How the Ford Transit Camper Van Setup Became the Ideal Choice for Team Bible Travels

As I’ve mentioned before in previous blog posts, I’ve been researching van builds and overlanding options for the better part of two decades. After owning the new E350 Ford Transit van and experiencing all the space and reliability it affords, going into any other model for our #vanlife is going to be difficult…until the AWD Ford Transit van version comes out in 2020.

When you’re out there on the road, you become tempted: roof top tents on Toyotas, Sprinter vans, Jeeps pulling fancy tents and trailers on wheels. Of course when I was growing up over the last decade or so, Sportsmobile was the supreme leader, and the van that everyone aspired to. But being a very middle class kid from the Midwest, an $80,000 rig wasn’t an option for me. But those Sportsmobile vans, and most Class B vans and conversion camper vans were built on the older Ford Econoline chassis, whether it was the 150, 250 or 350 payload model, again for their durability and proliferation worldwide, making them easy to work on and get parts for.

Then, like most van lovers, I went through my Westfalia phase, trying out varying models of VW Vans, delighting in their design and intricately functional spaces and beauty, but lamenting their lack of power and reliability.

After spending about four years upfitting a 2003 Econoline, the Ford Transit finally began coming into its own as a powerful and reliable large van perfect for camper conversions. Just as more and more people began moving away from diesel Sprinters and earlier Dodge models, we discovered VanDOit and their home base in my old hometown of Kansas City, and as they say, the rest is history. No other van type or size, especially when converted in-house by VanDOit, offers us the customization, spaciousness, safety and versatility of a Ford Transit. And now, upfitters around the country are jumping on the trend. I’m not saying Ford did everything right, but it’s definitely better than everything else out there.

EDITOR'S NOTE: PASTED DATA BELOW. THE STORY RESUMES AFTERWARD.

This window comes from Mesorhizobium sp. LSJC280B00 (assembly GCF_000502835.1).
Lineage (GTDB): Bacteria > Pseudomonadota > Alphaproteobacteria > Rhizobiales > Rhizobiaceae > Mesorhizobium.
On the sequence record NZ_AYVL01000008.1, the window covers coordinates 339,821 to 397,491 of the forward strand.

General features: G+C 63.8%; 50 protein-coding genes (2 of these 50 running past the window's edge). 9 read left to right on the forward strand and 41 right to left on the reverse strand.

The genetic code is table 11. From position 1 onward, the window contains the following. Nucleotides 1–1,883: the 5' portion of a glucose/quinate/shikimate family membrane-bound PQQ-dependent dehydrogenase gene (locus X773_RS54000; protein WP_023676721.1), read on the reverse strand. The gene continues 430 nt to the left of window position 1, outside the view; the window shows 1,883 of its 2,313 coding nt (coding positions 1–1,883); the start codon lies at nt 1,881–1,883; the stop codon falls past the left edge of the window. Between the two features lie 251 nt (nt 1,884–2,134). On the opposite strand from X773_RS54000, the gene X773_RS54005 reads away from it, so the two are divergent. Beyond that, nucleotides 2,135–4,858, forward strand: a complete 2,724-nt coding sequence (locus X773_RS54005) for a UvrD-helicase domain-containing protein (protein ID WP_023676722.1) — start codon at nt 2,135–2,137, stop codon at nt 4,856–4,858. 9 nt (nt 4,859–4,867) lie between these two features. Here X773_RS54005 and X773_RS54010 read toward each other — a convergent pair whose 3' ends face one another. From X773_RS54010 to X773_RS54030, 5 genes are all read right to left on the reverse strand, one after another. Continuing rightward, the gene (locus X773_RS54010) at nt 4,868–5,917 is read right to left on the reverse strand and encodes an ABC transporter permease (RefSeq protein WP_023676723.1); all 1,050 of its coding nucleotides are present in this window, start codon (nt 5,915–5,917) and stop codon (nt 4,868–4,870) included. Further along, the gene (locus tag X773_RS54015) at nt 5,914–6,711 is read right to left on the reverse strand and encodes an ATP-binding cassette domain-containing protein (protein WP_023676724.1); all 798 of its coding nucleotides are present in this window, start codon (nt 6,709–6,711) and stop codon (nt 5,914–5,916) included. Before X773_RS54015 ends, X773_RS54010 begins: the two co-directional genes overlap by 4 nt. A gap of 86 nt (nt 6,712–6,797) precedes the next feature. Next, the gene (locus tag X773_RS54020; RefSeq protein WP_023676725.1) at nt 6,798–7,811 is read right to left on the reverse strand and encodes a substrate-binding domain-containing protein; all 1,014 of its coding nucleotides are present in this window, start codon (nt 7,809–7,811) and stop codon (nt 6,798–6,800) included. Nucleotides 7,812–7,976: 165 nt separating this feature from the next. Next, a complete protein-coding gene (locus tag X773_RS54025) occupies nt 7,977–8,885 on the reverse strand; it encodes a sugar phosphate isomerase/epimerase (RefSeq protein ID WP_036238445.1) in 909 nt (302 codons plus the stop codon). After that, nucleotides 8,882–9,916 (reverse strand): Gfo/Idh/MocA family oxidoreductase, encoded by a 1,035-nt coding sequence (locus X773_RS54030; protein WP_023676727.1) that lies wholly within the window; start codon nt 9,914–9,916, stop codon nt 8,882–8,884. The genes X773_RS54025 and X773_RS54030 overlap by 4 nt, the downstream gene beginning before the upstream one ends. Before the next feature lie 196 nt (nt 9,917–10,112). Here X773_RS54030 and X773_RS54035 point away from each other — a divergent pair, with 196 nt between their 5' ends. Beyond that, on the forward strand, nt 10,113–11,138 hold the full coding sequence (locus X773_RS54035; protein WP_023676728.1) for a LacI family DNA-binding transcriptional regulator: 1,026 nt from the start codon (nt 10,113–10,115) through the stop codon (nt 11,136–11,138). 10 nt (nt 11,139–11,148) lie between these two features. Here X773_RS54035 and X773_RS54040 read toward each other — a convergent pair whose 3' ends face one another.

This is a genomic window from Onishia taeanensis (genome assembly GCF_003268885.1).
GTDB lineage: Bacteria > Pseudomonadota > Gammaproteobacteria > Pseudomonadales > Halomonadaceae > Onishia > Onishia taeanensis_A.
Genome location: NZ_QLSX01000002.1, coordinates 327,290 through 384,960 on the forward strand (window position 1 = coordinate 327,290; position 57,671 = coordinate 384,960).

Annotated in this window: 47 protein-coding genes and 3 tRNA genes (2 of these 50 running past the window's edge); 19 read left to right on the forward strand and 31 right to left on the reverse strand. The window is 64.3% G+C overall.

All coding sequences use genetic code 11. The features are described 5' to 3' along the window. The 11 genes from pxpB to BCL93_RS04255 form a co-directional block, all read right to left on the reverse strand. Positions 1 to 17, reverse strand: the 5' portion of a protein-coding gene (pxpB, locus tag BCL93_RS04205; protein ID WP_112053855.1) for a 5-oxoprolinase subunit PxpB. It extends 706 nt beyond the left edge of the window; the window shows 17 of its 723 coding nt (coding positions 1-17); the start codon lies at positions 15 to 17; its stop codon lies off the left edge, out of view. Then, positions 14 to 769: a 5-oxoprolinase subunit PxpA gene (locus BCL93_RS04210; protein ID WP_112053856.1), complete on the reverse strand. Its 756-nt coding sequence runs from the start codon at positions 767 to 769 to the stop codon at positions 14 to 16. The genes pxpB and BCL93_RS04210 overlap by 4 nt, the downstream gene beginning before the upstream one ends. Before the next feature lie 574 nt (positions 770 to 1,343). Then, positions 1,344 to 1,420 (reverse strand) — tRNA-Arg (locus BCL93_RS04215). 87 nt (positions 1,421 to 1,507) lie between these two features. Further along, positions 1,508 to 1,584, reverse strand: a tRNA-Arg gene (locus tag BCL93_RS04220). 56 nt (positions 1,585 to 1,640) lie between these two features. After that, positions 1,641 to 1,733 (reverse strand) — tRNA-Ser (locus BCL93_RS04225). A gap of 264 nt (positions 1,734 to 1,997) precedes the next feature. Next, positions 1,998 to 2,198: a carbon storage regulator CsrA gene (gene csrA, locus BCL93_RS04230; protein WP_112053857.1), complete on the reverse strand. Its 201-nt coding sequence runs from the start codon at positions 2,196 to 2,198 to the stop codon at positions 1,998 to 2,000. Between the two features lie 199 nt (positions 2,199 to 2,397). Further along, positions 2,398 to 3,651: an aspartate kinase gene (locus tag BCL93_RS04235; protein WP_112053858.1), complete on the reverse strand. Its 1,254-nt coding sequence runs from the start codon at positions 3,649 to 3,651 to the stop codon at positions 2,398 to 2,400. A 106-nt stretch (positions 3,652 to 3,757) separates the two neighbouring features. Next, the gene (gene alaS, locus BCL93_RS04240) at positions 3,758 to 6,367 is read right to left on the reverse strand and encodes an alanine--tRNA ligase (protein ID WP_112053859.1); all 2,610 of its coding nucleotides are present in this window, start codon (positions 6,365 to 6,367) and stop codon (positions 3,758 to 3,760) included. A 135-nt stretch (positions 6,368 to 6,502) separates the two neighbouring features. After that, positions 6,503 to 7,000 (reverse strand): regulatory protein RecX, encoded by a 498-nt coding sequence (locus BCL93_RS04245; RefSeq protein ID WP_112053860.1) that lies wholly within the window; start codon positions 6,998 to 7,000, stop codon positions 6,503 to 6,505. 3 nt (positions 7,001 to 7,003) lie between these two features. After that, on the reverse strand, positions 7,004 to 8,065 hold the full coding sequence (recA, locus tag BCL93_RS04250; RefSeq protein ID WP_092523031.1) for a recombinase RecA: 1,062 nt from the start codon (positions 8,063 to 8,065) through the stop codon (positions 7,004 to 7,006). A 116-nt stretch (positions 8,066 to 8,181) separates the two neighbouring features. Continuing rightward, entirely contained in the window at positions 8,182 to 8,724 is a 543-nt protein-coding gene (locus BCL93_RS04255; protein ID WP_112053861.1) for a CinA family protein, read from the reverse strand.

The ability to stand up (I’m 6’2”) and still have headroom, to sleep on a Queen-size mattress, to have multiple babies and dogs and other guests in the van, to burn regular fuel instead of diesel, and to have the cargo room, reliability, power, and driving comfort of a Ford V6, (to name just a few of the benefits) can’t be beat.

Feel free to contact me directly at aaron@vandoit.com if you’d like to discuss the pros and cons of all the van models being converted into camper vans today. I’d love to hear your opinion and tell you a little bit more about why we went with the Ford Transit E350 camper van conversion.

Note About the Author-

VanDOit Ambassador Aaron H. Bible is an internationally acclaimed travel writer and outdoor industry journalist. Contact him for any gear related questions, to inquire about a new van, or to find out more about how he maximizes his VanDOit time on the road! Follow his adventures with his wife Jasmine and baby Lavender @team_bible_travels & @ahbible

Scroll to Top